When I lived in Madison as a kid, the Fauerbach Brewery was still up and running. Obviously, I hadn’t reached the age where I could legally consume alcohol. However, I remember being in the Maple Bluff Fourth of July Parade in 1959 and being given an orange soda in a Fauerbach bottle, compliments of the brewery. My mother wasn’t much of a beer drinker, but she loved Fauerbach CB (Centennial Brew). When I commented on this idiosyncrasy to my father, his response was, “She would.” I was never sure if this was a pejorative about her or the beer.
By the time I moved back to Madison as an adult, the brewery was history and its former location at Blount and Williamson Streets a forlorn, weed-filled lot. A condominium complex bearing its name constructed in 1978 stands there today.
The Fauerbach brand began in 1868 when Peter Fauerbach purchased our city’s first brewery, established 20 years earlier by Frederick Sprecher. Born in Bavaria, Peter immigrated to the United States at age 17 and worked at a couple of breweries owned by his in-laws before settling here. Along with his wife, Marie, and sons, Louis, Henry, Philip, Charles and Emil, he made the business a local favorite. When he died, Marie, whose father, Karl Haertel, owned a brewery in Portage, became proprietress of an enterprise that turned out about 15 kegs a day. Soon the operation produced eight times that amount, employed nearly 100 workers and was Madison’s only union beer maker. Trade continued to boom until Prohibition. Amazingly, the family was able to make ends meet by brewing nonalcoholic beer, bottling soda and even making cheese.
With the repeal of the Volstead Act in 1933, happy days returned, and the end of Prohibition saw expansion of Fauerbach’s facility and distribution of its products via rail to other states. Production eventually reached 75,000 barrels per year. By the 1960s, most local breweries were struggling and found it difficult to compete against the big national names like Budweiser, Pabst and Miller. The Fauerbach Brewery closed in 1966, and its building was demolished a year later. That should have been the end of the story.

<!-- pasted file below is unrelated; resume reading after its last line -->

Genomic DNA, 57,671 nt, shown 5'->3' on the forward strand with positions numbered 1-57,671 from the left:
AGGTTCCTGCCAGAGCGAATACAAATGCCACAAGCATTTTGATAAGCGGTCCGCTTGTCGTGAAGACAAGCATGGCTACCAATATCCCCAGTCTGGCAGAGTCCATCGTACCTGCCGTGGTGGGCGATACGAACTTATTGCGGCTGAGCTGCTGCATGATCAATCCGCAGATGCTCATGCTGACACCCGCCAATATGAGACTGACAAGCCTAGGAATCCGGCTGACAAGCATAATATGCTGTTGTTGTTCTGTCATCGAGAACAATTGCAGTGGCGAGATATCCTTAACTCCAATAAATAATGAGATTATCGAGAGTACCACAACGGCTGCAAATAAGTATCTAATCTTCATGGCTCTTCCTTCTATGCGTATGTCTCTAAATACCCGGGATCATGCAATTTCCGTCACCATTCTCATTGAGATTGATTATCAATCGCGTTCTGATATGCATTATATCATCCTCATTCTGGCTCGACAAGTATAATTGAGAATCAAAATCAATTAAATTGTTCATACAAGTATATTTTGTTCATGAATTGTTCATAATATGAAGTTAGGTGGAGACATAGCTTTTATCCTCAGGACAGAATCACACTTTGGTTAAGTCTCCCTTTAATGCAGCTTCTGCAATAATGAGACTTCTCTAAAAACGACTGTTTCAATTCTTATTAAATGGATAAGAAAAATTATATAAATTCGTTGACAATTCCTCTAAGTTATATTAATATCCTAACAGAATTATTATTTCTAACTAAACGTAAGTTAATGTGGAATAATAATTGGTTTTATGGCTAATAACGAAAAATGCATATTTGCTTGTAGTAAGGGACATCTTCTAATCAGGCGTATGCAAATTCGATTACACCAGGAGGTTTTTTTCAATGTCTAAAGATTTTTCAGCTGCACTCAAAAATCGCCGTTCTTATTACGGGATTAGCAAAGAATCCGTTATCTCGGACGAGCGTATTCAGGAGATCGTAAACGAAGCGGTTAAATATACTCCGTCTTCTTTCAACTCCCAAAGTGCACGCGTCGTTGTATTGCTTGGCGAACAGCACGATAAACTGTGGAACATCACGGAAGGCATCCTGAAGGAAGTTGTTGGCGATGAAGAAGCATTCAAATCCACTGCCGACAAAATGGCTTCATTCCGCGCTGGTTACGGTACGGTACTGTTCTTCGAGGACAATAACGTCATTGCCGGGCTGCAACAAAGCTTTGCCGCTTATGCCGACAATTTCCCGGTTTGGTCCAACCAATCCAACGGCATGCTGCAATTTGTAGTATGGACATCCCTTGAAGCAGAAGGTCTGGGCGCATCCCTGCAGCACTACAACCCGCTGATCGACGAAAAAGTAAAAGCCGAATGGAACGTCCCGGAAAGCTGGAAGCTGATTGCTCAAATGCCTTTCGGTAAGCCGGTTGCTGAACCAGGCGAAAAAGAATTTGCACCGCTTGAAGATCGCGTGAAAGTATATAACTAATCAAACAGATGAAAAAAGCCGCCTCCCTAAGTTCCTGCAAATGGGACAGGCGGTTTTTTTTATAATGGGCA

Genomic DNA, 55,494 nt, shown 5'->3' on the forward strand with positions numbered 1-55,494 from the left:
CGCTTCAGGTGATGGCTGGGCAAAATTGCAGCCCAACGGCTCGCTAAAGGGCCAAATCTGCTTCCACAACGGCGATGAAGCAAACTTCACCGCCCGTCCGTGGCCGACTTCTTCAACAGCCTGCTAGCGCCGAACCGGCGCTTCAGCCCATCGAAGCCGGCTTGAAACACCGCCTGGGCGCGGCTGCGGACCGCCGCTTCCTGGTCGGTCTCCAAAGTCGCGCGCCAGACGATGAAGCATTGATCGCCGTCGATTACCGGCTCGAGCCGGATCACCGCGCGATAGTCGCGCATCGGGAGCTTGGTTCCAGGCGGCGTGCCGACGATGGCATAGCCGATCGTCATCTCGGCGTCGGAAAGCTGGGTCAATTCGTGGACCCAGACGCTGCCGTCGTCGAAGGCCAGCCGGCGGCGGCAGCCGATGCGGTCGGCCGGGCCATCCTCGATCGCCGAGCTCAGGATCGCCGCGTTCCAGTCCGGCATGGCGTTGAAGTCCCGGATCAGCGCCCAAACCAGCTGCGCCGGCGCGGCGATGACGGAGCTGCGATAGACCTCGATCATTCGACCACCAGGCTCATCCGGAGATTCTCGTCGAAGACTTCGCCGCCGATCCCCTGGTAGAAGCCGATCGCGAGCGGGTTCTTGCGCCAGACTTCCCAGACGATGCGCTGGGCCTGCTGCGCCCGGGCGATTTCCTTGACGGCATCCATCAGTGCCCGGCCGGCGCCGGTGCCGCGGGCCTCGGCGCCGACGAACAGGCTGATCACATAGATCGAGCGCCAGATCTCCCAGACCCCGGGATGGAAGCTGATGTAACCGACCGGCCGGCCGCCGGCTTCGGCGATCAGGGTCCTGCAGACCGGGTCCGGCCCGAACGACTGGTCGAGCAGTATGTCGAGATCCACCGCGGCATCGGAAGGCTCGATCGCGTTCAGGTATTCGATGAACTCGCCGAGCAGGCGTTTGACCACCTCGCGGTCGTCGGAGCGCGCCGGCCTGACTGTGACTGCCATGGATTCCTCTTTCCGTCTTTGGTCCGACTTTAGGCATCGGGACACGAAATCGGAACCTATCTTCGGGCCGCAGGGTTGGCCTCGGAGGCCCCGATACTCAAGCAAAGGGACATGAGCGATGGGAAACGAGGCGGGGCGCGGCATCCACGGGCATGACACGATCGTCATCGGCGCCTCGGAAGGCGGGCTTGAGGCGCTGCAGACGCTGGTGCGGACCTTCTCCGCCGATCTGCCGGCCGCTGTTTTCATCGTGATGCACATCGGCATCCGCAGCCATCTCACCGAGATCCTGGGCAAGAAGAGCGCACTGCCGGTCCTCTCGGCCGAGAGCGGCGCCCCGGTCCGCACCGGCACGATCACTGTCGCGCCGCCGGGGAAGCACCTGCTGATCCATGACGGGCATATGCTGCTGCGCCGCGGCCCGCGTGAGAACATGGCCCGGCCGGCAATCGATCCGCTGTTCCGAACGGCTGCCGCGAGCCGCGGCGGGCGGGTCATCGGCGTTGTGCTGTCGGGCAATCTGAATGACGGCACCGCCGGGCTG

By the 1980s, many beer fans, bored with the bland, humdrum lagers the big corporate brewers sold, thirsted for something different. By the turn of the 21st century, small local breweries (microbreweries)had returned, and today they’re more popular than ever. In 2005, a fifth generation of the family—Peter, Neil, David, Karl, Fred and Erik Fauerbach—resurrected the old brews. They contracted with Gray’s Brewing of Janesville to make the erstwhile labels, Fauerbach Amber, Export, CB. This proved to be a difficult joint endeavor and ended in 2009. Yet it’s still possible to take a swig from the past. Wisconsin Brewing Company in Verona crafts Fauerbach Nectarine. Originally advertised as a malt and hop tonic to promote digestion and sleep, it’s now a pale ale flavored with honey malt and orange peel. End of the story? I bet not.
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